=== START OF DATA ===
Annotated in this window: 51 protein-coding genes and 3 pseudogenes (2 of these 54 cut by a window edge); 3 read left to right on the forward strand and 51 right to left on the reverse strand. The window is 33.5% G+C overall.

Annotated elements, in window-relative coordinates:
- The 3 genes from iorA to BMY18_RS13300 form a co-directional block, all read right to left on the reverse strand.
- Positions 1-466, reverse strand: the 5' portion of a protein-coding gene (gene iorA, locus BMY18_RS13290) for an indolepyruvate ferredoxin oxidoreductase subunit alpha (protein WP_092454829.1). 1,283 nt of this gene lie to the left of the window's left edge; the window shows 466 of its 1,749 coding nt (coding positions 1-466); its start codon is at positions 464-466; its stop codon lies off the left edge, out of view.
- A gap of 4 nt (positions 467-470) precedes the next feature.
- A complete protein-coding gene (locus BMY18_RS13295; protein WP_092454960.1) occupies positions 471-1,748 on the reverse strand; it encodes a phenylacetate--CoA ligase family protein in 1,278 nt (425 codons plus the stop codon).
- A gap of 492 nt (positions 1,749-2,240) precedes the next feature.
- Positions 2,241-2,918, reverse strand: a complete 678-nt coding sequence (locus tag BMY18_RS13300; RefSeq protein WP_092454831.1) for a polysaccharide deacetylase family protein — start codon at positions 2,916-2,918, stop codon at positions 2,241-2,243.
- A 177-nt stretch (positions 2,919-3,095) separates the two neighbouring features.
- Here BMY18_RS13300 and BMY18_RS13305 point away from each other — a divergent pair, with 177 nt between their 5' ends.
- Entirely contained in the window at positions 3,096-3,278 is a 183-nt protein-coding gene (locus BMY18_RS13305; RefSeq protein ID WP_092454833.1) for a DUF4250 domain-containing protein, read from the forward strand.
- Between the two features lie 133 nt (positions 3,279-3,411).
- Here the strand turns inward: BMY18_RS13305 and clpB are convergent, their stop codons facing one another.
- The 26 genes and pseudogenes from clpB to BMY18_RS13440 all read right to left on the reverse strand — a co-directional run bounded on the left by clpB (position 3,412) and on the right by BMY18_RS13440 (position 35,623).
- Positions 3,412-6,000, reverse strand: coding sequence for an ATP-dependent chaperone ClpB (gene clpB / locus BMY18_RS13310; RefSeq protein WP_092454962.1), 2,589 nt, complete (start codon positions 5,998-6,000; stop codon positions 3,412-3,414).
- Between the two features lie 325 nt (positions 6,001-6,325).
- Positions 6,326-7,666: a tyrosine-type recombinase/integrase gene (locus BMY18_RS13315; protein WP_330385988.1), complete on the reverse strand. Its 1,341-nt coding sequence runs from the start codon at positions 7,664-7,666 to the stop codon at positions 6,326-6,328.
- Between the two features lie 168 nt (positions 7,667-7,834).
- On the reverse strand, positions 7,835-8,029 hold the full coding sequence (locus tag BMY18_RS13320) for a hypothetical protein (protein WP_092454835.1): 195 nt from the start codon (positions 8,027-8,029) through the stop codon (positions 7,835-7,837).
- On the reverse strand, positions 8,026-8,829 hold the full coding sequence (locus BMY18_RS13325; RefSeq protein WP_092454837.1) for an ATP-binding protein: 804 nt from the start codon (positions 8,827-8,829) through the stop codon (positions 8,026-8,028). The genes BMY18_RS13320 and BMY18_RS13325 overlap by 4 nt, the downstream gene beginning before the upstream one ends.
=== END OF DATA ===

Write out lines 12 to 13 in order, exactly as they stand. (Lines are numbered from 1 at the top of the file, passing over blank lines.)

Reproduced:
- Between the two features lie 133 nt (positions 3,279-3,411).
- Here the strand turns inward: BMY18_RS13305 and clpB are convergent, their stop codons facing one another.